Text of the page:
His matter-of-fact and brutally honest manner of speech is always lined with a sweetness and charm that makes him one of the most enjoyable winemakers in Israel to sit and talk with. “When it comes to choosing wines, most Israelis look exclusively for brand names and trademarks, they don’t even know what they are drinking,” Paul vented. Despite his dissatisfaction with the current wine trends in Israel, Paul is hopeful, as he does see the quality of wine in Israel soaring tremendously and consumers willing to pay a bit more for “the good stuff.” “Of all the hundreds of wineries in Israel, practically every single one has at least one bottle that you could say is a great wine,” Paul said in an intrigued voice, “there’s no reason that you can’t walk out of a store with a good bottle of wine for less than 50 shekel.”
“Not too many people can say they came to Israel, are doing what they love, and succeeding at it,” Paul boasted proudly, with a big smile, “I mean, making quality kosher wine for people to make kiddush on – what more of a blessing could you ask for?”
As the sun sets over the Judean Hills on Friday evenings, Paul sits down with his family to bless the Jewish day of rest. As he pours his kiddush cup, Paul does not uncork his fine Syrah, nor his highly acclaimed blends to fill his silver cup. Sentimentally remembering where and with whom his long journey began, Paul pours his sweet port style dessert wine to usher in the Sabbath with his wife and his own children at his side, remembering his father, who passed away more than twenty years ago.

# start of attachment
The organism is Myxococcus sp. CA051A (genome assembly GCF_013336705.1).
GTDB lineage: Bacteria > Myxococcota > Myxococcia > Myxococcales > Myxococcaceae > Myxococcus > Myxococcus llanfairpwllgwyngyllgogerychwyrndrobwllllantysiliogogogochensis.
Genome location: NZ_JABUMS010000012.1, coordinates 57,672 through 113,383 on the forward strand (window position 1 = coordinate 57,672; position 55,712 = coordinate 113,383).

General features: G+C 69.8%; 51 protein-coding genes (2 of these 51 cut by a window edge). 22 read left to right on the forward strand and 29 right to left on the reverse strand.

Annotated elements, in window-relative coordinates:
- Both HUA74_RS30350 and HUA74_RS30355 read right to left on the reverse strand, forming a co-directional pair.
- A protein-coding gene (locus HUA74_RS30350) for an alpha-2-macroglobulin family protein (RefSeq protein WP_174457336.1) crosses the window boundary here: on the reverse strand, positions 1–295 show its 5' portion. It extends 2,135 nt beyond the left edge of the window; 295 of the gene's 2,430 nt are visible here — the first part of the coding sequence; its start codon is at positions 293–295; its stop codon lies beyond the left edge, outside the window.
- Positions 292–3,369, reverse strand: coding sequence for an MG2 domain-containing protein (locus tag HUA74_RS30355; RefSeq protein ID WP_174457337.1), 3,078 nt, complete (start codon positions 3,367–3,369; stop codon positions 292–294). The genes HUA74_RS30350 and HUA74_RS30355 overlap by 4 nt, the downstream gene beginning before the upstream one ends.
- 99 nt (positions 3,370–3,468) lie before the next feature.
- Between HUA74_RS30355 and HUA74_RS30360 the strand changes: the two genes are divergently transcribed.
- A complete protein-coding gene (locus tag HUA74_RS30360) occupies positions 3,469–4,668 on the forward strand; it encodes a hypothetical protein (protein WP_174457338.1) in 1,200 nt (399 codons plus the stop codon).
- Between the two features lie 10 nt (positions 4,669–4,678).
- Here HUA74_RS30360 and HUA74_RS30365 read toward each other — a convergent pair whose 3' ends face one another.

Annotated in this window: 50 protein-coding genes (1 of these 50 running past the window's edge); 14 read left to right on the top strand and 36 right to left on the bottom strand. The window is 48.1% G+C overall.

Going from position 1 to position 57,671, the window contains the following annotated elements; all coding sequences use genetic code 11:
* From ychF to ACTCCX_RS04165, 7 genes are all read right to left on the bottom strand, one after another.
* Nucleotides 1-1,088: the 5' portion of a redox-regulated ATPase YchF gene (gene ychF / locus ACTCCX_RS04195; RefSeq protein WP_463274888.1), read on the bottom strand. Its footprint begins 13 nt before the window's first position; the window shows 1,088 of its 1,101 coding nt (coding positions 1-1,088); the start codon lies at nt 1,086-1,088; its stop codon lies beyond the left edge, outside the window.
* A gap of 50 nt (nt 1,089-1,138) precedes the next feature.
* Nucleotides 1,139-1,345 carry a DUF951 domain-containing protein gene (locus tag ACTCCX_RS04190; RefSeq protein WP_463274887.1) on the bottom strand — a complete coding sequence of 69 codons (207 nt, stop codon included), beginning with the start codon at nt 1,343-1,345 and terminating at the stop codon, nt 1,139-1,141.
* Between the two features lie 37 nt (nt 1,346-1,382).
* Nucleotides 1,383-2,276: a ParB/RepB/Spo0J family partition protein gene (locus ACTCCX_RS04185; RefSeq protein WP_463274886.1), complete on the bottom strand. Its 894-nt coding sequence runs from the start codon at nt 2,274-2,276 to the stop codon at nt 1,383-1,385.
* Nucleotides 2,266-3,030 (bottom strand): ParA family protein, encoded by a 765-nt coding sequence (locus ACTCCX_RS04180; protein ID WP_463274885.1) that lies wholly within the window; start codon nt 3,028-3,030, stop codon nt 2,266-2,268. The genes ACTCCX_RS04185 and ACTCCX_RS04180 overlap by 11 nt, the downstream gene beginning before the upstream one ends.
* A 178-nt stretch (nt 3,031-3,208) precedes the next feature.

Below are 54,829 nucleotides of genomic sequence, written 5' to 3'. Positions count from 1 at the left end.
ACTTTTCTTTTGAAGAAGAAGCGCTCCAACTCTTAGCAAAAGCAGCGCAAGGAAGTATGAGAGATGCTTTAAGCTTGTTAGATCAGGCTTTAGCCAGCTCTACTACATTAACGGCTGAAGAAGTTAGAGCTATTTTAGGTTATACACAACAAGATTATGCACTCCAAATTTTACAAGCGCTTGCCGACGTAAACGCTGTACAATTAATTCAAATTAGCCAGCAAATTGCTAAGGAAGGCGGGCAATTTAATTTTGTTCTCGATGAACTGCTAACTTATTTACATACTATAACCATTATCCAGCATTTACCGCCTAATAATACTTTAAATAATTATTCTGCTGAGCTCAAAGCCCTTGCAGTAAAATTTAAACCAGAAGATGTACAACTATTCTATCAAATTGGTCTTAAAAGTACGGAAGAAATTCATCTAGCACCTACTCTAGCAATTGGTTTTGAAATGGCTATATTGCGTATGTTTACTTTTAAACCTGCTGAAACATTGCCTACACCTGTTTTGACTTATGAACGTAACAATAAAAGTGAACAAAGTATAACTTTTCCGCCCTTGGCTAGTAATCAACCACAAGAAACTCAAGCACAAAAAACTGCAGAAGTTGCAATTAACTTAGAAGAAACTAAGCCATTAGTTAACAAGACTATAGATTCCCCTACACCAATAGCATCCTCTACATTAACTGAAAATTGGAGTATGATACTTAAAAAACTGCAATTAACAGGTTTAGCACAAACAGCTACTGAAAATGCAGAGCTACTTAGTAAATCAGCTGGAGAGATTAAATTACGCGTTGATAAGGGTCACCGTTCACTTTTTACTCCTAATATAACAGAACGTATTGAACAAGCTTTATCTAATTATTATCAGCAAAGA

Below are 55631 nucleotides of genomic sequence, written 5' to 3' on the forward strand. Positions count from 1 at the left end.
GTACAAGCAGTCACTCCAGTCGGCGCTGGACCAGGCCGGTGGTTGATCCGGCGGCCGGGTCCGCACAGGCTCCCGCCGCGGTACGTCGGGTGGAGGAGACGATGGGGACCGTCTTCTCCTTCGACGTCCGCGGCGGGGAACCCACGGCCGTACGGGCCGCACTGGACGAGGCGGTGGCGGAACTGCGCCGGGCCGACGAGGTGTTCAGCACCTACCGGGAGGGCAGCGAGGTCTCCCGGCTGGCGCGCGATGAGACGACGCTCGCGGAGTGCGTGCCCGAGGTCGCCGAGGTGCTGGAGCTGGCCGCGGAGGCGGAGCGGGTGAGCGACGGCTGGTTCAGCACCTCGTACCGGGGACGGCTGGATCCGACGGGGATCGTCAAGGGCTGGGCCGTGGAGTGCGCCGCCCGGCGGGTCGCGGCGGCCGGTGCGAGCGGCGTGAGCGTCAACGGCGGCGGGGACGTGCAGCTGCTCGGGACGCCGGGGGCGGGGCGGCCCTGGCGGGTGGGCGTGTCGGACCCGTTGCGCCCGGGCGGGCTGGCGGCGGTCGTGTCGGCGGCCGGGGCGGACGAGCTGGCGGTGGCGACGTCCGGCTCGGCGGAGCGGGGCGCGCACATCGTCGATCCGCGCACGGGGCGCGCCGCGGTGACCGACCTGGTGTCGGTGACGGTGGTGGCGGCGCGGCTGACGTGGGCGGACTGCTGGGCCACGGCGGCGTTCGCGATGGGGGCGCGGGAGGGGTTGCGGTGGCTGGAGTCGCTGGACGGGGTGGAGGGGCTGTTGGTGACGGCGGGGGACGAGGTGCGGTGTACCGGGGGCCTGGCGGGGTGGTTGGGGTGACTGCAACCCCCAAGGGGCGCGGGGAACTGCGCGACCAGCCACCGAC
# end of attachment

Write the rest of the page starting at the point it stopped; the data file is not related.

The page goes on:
Tasting: Metzuda 2012
“This is not a wine I can just sit down and drink,” Paul warned me, it needs to be with some food, like a piece of steak, to get the juices going.” Paul recommends some advance planning for this bottle, “If you’re looking to have this bottle with dinner, open it in the morning. It takes quite a while to open up and let go of a slight bitter flavor that might be sensed upon uncorking.” With a full lovely mouthfeel and an exciting acidic tang, this classic blend of Cabernet Sauvignon, Merlot, and Cabernet Franc is almost a full meal in of itself.
“Wine is wine,” Paul told me, “it’s got a character. I don’t think it’s sophisticated for people sit down, and open four bottles of Chateau Lafite at a dinner party – they are just stinkin’ rich and have nothing better to do. On the other hand,” Paul continued, “you will have people open a few bottles of a table wine with friends and good food, and they will have a happy time. That is wine culture.”
Share this bottle with the least pretentious people you know. To be clear, even the finest wine connoisseur would enjoy this bottle, but I’m not sure Paul would pour it for him. Turn up Woody Guthrie’s “Hard Traveling” or Bob Dylan’s “Blood of the Tracks” to set the mood right while sharing this wine. Be sure to visit Paul at Tzuba Winery, just outside of Jerusalem.